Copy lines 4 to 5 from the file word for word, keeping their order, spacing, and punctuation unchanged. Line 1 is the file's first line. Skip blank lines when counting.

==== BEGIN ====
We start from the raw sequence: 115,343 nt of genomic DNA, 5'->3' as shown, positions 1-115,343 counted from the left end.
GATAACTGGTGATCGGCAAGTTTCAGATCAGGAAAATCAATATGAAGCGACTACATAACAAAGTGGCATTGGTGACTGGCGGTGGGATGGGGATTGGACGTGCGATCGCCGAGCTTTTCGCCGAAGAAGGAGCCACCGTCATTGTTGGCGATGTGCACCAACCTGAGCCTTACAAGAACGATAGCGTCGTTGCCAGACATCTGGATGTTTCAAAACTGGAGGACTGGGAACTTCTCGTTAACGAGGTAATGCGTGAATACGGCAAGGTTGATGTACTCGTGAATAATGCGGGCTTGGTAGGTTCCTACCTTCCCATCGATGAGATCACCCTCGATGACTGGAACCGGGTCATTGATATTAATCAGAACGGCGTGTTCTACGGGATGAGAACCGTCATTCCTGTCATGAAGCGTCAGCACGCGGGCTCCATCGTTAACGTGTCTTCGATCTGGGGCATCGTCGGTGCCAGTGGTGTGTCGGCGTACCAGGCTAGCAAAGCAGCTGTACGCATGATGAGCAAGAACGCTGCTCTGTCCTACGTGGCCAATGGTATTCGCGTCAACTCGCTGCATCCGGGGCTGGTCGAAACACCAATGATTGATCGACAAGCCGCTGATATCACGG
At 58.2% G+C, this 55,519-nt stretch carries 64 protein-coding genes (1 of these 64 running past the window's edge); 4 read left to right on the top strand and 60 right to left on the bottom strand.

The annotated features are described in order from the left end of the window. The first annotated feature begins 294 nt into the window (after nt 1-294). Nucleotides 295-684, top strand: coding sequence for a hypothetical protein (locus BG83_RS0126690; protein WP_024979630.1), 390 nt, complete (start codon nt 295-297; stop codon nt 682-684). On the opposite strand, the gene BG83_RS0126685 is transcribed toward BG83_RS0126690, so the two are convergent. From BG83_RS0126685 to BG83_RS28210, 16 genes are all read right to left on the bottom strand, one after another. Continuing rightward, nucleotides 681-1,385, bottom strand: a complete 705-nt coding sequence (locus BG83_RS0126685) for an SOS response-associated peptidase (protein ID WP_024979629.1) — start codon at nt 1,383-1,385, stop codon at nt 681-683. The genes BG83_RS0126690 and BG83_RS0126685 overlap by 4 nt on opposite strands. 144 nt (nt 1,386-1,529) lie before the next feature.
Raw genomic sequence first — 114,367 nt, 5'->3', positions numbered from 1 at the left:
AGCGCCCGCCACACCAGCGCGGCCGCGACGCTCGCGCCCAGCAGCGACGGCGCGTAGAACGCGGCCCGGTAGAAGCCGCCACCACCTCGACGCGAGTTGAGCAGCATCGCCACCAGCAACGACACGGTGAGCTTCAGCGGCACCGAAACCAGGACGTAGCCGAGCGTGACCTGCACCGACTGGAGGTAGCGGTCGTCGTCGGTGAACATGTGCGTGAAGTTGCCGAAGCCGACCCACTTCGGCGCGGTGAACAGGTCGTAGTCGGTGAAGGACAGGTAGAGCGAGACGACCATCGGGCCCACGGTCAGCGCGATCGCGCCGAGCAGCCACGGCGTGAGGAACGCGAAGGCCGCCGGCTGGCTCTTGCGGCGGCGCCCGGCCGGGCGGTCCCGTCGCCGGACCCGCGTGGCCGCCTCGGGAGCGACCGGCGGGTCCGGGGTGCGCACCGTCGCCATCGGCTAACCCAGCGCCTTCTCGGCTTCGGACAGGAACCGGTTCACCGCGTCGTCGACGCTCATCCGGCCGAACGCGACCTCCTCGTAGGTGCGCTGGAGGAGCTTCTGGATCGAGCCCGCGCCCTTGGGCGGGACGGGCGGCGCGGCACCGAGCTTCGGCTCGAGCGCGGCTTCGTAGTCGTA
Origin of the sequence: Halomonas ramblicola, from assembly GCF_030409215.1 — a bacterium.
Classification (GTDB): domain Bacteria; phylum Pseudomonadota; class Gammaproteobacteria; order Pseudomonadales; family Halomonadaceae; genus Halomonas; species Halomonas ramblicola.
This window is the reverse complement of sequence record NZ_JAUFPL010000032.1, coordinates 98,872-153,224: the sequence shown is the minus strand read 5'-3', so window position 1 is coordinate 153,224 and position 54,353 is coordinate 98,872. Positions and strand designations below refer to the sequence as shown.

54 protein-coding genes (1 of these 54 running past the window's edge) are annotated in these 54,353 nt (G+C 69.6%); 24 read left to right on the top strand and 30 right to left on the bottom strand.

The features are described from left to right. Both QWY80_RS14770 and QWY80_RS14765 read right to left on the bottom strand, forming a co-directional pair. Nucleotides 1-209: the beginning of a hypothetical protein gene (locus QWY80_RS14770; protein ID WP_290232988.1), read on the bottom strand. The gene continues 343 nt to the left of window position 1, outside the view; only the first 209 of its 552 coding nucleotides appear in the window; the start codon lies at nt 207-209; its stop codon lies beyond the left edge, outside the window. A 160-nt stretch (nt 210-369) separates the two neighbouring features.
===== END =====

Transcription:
The annotated features are described in order from the left end of the window. The first annotated feature begins 294 nt into the window (after nt 1-294). Nucleotides 295-684, top strand: coding sequence for a hypothetical protein (locus BG83_RS0126690; protein WP_024979630.1), 390 nt, complete (start codon nt 295-297; stop codon nt 682-684). On the opposite strand, the gene BG83_RS0126685 is transcribed toward BG83_RS0126690, so the two are convergent. From BG83_RS0126685 to BG83_RS28210, 16 genes are all read right to left on the bottom strand, one after another. Continuing rightward, nucleotides 681-1,385, bottom strand: a complete 705-nt coding sequence (locus BG83_RS0126685) for an SOS response-associated peptidase (protein ID WP_024979629.1) — start codon at nt 1,383-1,385, stop codon at nt 681-683. The genes BG83_RS0126690 and BG83_RS0126685 overlap by 4 nt on opposite strands. 144 nt (nt 1,386-1,529) lie before the next feature.
Raw genomic sequence first — 114,367 nt, 5'->3', positions numbered from 1 at the left: